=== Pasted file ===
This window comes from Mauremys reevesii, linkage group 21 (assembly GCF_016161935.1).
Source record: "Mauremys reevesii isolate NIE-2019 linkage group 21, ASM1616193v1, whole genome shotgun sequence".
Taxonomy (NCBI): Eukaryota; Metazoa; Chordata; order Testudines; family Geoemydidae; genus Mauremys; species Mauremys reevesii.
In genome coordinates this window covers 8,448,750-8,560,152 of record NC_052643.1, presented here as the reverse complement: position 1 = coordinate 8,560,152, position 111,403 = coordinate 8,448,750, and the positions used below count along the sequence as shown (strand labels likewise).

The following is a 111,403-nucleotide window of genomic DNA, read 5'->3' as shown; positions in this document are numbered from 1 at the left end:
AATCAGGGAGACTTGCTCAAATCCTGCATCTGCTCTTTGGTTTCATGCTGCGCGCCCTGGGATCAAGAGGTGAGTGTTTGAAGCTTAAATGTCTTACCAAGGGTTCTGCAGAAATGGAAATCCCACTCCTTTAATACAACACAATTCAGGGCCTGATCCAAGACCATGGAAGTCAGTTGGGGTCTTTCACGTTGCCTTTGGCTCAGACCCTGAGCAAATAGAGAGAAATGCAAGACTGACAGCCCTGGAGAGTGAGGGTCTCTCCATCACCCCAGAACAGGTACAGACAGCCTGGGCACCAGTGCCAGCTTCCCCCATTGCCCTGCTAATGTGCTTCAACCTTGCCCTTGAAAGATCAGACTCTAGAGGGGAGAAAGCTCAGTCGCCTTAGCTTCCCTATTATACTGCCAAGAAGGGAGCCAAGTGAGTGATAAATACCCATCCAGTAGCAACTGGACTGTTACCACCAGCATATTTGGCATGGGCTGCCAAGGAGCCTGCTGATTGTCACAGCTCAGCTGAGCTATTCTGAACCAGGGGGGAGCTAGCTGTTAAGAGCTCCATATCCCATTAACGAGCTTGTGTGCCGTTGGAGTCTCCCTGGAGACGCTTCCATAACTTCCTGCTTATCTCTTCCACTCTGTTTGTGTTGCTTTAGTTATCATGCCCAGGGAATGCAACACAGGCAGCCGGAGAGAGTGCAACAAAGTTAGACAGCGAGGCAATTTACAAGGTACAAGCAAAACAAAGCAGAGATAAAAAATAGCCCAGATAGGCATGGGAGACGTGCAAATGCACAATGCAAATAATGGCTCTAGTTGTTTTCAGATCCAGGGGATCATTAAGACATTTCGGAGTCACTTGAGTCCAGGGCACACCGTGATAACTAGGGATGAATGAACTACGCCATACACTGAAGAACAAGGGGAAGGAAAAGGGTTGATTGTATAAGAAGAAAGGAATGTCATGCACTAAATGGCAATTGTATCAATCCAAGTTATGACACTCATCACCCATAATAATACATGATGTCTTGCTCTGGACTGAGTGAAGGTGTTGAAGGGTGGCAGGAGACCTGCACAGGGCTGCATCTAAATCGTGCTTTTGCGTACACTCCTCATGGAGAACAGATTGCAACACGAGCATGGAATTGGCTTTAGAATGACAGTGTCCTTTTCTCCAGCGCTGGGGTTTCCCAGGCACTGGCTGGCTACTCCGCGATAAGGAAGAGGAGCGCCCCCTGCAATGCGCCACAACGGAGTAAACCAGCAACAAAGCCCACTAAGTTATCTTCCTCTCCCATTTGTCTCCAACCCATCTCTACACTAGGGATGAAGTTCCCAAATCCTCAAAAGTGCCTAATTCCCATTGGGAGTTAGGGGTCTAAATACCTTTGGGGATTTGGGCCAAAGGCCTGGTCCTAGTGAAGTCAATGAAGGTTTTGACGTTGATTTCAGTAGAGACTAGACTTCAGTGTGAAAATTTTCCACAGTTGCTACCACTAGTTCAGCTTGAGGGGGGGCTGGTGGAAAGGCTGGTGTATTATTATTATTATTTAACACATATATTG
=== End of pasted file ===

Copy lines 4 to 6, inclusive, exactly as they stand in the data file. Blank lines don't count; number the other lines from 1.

In genome coordinates this window covers 8,448,750-8,560,152 of record NC_052643.1, presented here as the reverse complement: position 1 = coordinate 8,560,152, position 111,403 = coordinate 8,448,750, and the positions used below count along the sequence as shown (strand labels likewise).

The following is a 111,403-nucleotide window of genomic DNA, read 5'->3' as shown; positions in this document are numbered from 1 at the left end:
AATCAGGGAGACTTGCTCAAATCCTGCATCTGCTCTTTGGTTTCATGCTGCGCGCCCTGGGATCAAGAGGTGAGTGTTTGAAGCTTAAATGTCTTACCAAGGGTTCTGCAGAAATGGAAATCCCACTCCTTTAATACAACACAATTCAGGGCCTGATCCAAGACCATGGAAGTCAGTTGGGGTCTTTCACGTTGCCTTTGGCTCAGACCCTGAGCAAATAGAGAGAAATGCAAGACTGACAGCCCTGGAGAGTGAGGGTCTCTCCATCACCCCAGAACAGGTACAGACAGCCTGGGCACCAGTGCCAGCTTCCCCCATTGCCCTGCTAATGTGCTTCAACCTTGCCCTTGAAAGATCAGACTCTAGAGGGGAGAAAGCTCAGTCGCCTTAGCTTCCCTATTATACTGCCAAGAAGGGAGCCAAGTGAGTGATAAATACCCATCCAGTAGCAACTGGACTGTTACCACCAGCATATTTGGCATGGGCTGCCAAGGAGCCTGCTGATTGTCACAGCTCAGCTGAGCTATTCTGAACCAGGGGGGAGCTAGCTGTTAAGAGCTCCATATCCCATTAACGAGCTTGTGTGCCGTTGGAGTCTCCCTGGAGACGCTTCCATAACTTCCTGCTTATCTCTTCCACTCTGTTTGTGTTGCTTTAGTTATCATGCCCAGGGAATGCAACACAGGCAGCCGGAGAGAGTGCAACAAAGTTAGACAGCGAGGCAATTTACAAGGTACAAGCAAAACAAAGCAGAGATAAAAAATAGCCCAGATAGGCATGGGAGACGTGCAAATGCACAATGCAAATAATGGCTCTAGTTGTTTTCAGATCCAGGGGATCATTAAGACATTTCGGAGTCACTTGAGTCCAGGGCACACCGTGATAACTAGGGATGAATGAACTACGCCATACACTGAAGAACAAGGGGAAGGAAAAGGGTTGATTGTATAAGAAGAAAGGAATGTCATGCACTAAATGGCAATTGTATCAATCCAAGTTATGACACTCATCACCCATAATAATACATGATGTCTTGCTCTGGACTGAGTGAAGGTGTTGAAGGGTGGCAGGAGACCTGCACAGGGCTGCATCTAAATCGTGCTTTTGCGTACACTCCTCATGGAGAACAGATTGCAACACGAGCATGGAATTGGCTTTAGAATGACAGTGTCCTTTTCTCCAGCGCTGGGGTTTCCCAGGCACTGGCTGGCTACTCCGCGATAAGGAAGAGGAGCGCCCCCTGCAATGCGCCACAACGGAGTAAACCAGCAACAAAGCCCACTAAGTTATCTTCCTCTCCCATTTGTCTCCAACCCATCTCTACACTAGGGATGAAGTTCCCAAATCCTCAAAAGTGCCTAATTCCCATTGGGAGTTAGGGGTCTAAATACCTTTGGGGATTTGGGCCAAAGGCCTGGTCCTAGTGAAGTCAATGAAGGTTTTGACGTTGATTTCAGTAGAGACTAGACTTCAGTGTGAAAATTTTCCACAGTTGCTACCACTAGTTCAGCTTGAGGGGGGGCTGGTGGAAAGGCTGGTGTATTATTATTATTATTTAACACATATATTG